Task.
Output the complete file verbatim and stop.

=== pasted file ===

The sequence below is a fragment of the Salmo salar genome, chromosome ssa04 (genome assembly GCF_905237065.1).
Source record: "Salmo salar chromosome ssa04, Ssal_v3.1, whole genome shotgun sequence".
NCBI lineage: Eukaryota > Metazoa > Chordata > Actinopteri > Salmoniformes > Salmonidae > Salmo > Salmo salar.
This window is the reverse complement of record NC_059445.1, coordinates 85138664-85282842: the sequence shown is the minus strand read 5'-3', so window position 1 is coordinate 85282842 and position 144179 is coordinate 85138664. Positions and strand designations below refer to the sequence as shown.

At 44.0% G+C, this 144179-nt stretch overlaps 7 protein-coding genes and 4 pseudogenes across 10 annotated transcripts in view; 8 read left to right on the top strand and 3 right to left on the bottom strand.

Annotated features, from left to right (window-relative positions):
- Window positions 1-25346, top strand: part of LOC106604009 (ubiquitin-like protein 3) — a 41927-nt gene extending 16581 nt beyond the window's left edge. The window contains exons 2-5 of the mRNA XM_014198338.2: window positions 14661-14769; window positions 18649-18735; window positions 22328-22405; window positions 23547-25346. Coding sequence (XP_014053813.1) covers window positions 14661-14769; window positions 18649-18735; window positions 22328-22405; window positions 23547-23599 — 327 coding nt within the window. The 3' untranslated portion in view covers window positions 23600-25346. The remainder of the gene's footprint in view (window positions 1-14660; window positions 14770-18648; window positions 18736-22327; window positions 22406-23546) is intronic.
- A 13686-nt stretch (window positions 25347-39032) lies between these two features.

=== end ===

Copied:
The sequence below is a fragment of the Salmo salar genome, chromosome ssa04 (genome assembly GCF_905237065.1).
Source record: "Salmo salar chromosome ssa04, Ssal_v3.1, whole genome shotgun sequence".
NCBI lineage: Eukaryota > Metazoa > Chordata > Actinopteri > Salmoniformes > Salmonidae > Salmo > Salmo salar.
This window is the reverse complement of record NC_059445.1, coordinates 85138664-85282842: the sequence shown is the minus strand read 5'-3', so window position 1 is coordinate 85282842 and position 144179 is coordinate 85138664. Positions and strand designations below refer to the sequence as shown.

At 44.0% G+C, this 144179-nt stretch overlaps 7 protein-coding genes and 4 pseudogenes across 10 annotated transcripts in view; 8 read left to right on the top strand and 3 right to left on the bottom strand.

Annotated features, from left to right (window-relative positions):
- Window positions 1-25346, top strand: part of LOC106604009 (ubiquitin-like protein 3) — a 41927-nt gene extending 16581 nt beyond the window's left edge. The window contains exons 2-5 of the mRNA XM_014198338.2: window positions 14661-14769; window positions 18649-18735; window positions 22328-22405; window positions 23547-25346. Coding sequence (XP_014053813.1) covers window positions 14661-14769; window positions 18649-18735; window positions 22328-22405; window positions 23547-23599 — 327 coding nt within the window. The 3' untranslated portion in view covers window positions 23600-25346. The remainder of the gene's footprint in view (window positions 1-14660; window positions 14770-18648; window positions 18736-22327; window positions 22406-23546) is intronic.
- A 13686-nt stretch (window positions 25347-39032) lies between these two features.